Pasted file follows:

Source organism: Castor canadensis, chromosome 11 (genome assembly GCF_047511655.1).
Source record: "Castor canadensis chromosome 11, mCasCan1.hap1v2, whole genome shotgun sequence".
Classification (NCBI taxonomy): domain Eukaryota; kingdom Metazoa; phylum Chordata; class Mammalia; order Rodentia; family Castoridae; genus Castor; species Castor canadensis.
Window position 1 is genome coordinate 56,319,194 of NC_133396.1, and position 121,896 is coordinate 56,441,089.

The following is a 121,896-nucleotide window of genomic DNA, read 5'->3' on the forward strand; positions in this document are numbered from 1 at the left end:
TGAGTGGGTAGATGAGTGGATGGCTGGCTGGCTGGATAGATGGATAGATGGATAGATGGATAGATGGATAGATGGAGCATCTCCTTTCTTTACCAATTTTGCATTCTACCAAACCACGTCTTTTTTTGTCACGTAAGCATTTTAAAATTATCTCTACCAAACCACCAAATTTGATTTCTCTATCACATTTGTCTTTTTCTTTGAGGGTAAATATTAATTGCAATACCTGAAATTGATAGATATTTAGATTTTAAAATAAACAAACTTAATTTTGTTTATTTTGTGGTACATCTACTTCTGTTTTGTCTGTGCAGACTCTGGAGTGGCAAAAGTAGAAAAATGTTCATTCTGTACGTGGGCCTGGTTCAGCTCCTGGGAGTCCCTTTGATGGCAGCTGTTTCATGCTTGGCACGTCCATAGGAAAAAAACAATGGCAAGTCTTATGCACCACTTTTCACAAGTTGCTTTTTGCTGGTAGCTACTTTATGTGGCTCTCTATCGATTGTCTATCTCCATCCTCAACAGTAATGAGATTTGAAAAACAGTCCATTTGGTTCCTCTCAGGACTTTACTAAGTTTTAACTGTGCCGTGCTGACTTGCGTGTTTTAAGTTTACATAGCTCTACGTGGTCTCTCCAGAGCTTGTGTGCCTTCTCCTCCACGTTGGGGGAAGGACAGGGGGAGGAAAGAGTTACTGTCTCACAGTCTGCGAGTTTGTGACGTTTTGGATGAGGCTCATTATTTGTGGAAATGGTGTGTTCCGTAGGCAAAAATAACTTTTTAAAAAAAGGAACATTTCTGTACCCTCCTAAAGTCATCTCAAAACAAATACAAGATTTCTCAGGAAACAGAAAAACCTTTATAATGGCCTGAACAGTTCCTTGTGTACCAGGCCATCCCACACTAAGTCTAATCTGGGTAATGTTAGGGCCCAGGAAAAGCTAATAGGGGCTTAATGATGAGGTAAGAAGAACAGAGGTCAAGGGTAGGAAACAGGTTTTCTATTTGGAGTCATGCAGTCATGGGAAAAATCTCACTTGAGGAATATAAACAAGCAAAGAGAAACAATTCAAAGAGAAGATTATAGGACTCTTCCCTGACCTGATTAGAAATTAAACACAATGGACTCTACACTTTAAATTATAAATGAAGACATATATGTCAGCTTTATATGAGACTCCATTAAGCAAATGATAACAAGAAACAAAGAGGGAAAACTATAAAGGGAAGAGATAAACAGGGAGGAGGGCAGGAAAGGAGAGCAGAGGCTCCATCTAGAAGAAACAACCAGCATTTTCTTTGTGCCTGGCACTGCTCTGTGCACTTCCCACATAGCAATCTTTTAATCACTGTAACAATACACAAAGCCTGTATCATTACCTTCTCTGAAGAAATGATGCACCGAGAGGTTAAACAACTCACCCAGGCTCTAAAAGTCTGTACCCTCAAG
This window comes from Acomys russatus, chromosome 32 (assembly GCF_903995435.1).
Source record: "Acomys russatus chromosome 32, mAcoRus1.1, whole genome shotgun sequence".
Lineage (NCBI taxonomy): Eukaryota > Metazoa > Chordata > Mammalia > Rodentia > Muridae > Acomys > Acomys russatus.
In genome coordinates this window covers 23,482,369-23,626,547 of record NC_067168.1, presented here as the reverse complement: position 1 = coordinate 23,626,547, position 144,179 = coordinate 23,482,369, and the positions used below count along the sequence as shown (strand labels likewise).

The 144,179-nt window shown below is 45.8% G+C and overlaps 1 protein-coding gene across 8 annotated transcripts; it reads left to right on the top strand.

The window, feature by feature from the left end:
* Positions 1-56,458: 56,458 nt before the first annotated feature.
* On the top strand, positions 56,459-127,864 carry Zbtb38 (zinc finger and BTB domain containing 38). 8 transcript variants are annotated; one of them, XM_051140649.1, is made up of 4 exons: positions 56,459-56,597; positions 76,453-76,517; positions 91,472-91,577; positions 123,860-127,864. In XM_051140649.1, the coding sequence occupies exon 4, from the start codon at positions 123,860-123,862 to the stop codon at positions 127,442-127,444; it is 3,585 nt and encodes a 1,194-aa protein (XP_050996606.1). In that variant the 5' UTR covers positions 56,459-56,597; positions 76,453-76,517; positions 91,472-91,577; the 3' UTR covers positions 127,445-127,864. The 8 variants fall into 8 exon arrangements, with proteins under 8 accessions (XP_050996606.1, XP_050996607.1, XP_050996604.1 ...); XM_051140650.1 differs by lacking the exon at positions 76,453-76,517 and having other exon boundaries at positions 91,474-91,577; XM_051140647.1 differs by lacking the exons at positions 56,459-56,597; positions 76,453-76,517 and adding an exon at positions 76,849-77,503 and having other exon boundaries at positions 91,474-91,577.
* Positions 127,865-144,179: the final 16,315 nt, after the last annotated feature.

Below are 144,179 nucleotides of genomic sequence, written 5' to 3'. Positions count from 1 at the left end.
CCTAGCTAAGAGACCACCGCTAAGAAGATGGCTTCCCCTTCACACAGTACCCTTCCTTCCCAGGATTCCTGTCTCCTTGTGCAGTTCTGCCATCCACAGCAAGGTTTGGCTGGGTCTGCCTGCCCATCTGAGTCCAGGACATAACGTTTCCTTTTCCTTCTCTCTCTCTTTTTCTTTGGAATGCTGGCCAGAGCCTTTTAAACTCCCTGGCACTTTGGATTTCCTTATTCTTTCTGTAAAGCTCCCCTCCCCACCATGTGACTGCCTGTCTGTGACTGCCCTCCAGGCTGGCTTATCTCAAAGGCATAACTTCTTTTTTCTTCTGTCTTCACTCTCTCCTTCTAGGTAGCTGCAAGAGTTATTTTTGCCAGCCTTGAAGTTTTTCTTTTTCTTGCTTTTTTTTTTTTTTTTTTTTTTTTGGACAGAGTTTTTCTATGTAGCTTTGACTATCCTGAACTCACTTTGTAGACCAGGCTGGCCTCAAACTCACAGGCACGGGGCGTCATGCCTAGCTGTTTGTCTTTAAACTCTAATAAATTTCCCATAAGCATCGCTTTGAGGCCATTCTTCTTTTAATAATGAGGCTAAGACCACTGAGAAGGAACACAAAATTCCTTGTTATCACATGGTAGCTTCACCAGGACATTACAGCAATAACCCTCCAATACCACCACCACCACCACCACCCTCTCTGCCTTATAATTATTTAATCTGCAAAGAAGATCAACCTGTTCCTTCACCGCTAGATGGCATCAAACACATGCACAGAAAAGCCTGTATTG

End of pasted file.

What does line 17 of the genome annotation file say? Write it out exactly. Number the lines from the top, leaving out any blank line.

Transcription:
CCTAGCTAAGAGACCACCGCTAAGAAGATGGCTTCCCCTTCACACAGTACCCTTCCTTCCCAGGATTCCTGTCTCCTTGTGCAGTTCTGCCATCCACAGCAAGGTTTGGCTGGGTCTGCCTGCCCATCTGAGTCCAGGACATAACGTTTCCTTTTCCTTCTCTCTCTCTTTTTCTTTGGAATGCTGGCCAGAGCCTTTTAAACTCCCTGGCACTTTGGATTTCCTTATTCTTTCTGTAAAGCTCCCCTCCCCACCATGTGACTGCCTGTCTGTGACTGCCCTCCAGGCTGGCTTATCTCAAAGGCATAACTTCTTTTTTCTTCTGTCTTCACTCTCTCCTTCTAGGTAGCTGCAAGAGTTATTTTTGCCAGCCTTGAAGTTTTTCTTTTTCTTGCTTTTTTTTTTTTTTTTTTTTTTTTGGACAGAGTTTTTCTATGTAGCTTTGACTATCCTGAACTCACTTTGTAGACCAGGCTGGCCTCAAACTCACAGGCACGGGGCGTCATGCCTAGCTGTTTGTCTTTAAACTCTAATAAATTTCCCATAAGCATCGCTTTGAGGCCATTCTTCTTTTAATAATGAGGCTAAGACCACTGAGAAGGAACACAAAATTCCTTGTTATCACATGGTAGCTTCACCAGGACATTACAGCAATAACCCTCCAATACCACCACCACCACCACCACCCTCTCTGCCTTATAATTATTTAATCTGCAAAGAAGATCAACCTGTTCCTTCACCGCTAGATGGCATCAAACACATGCACAGAAAAGCCTGTATTG